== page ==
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I recently read about a newly proposed 'burger' lane across a roundabout.

burger lane plan http://www.gloucestershirelive.co.uk/images/localworld/ugc-images/276271/Article/images/29745204/15574035-large.jpg

From what I can see, it bypasses the main point of a roundabout, a continuous circle of traffic with well defined rights of way. The only reason I can imagine one is to stop a tributary to the roundabout clogging the other entrances,but I don't understand how that would be achieved.

What's the purpose of a 'burger' lane in a roundabout?

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There are several of these near where I live (in the UK) but I've never heard the term "burger lanes" before. We don't seem to have a name for them - they just are!

They serve the same basic function as a roundabout with a flyover bridge, except that all the roads are on the same level. The intersections of the burger lane and the roundabout are controlled by traffic lights.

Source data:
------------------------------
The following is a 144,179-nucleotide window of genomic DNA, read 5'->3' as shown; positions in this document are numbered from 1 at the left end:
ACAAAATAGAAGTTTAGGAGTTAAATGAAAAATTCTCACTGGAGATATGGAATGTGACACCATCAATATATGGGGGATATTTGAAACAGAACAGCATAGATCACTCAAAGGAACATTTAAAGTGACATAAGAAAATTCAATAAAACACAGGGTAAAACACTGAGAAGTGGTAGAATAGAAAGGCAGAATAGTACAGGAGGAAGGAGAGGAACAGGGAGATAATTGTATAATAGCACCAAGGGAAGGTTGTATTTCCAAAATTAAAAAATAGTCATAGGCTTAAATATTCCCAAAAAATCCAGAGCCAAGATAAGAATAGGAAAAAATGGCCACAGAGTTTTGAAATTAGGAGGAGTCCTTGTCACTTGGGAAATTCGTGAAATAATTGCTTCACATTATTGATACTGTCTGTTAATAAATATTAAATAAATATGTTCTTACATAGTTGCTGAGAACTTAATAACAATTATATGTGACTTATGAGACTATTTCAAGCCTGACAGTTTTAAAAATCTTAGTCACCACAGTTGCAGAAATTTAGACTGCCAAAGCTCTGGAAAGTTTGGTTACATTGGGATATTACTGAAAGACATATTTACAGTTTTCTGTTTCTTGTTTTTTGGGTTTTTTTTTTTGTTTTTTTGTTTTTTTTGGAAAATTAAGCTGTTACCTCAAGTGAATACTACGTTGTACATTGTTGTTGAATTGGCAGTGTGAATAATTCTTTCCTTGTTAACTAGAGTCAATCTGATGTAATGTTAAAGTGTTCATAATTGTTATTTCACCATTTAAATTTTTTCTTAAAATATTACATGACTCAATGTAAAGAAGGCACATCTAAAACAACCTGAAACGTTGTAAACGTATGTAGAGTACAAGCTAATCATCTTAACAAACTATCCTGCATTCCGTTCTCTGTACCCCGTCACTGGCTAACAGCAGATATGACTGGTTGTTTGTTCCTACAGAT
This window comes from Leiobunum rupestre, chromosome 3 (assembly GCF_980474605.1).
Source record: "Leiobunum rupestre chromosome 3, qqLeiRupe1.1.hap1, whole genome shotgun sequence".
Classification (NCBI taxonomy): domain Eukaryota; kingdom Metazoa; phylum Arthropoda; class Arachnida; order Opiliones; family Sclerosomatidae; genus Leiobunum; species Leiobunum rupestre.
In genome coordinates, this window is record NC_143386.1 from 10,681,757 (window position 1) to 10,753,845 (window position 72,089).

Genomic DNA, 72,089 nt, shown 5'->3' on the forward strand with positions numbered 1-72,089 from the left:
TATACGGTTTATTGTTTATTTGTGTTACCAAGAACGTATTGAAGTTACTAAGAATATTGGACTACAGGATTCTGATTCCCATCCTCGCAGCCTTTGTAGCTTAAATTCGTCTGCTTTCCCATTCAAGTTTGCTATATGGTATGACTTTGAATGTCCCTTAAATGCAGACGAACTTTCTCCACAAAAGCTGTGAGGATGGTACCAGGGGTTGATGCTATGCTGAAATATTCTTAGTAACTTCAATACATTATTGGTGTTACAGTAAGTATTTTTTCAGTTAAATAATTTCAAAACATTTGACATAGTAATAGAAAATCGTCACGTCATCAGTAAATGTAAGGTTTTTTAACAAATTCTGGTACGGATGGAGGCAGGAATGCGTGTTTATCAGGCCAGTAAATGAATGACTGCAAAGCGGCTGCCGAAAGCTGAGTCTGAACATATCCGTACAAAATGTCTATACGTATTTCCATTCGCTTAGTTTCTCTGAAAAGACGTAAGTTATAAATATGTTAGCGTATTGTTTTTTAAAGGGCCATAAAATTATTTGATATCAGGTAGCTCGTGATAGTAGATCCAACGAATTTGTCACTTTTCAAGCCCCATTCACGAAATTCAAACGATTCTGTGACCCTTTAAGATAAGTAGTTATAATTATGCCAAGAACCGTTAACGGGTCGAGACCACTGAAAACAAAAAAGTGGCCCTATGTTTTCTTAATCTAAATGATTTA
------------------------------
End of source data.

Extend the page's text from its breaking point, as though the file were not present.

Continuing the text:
They have an advantage where the main traffic flow is different at different times of day (e.g. during the commuting rush hours) - for example traffic can move faster across the "burger lane" than negotiating the sharper curves entering and leaving the roundabout itself, if the roundabout is relatively small and there is no space available to enlarge it.

For example here's one on Google Maps where there is a "burger lane" on the north-east bound carriage way of the dual-carriageway A52 (to avoid driving round most of the roundabout) but not on the south-west bound carriageway, which only passes one intersection on the roundabout - and that road, "Town St," has a negligible amount of traffic compared with the A6007 "Ilkeston road" on the other side.

https://www.google.co.uk/maps/@52.9359805,-1.2496093,332m/data=!3m1!1e3

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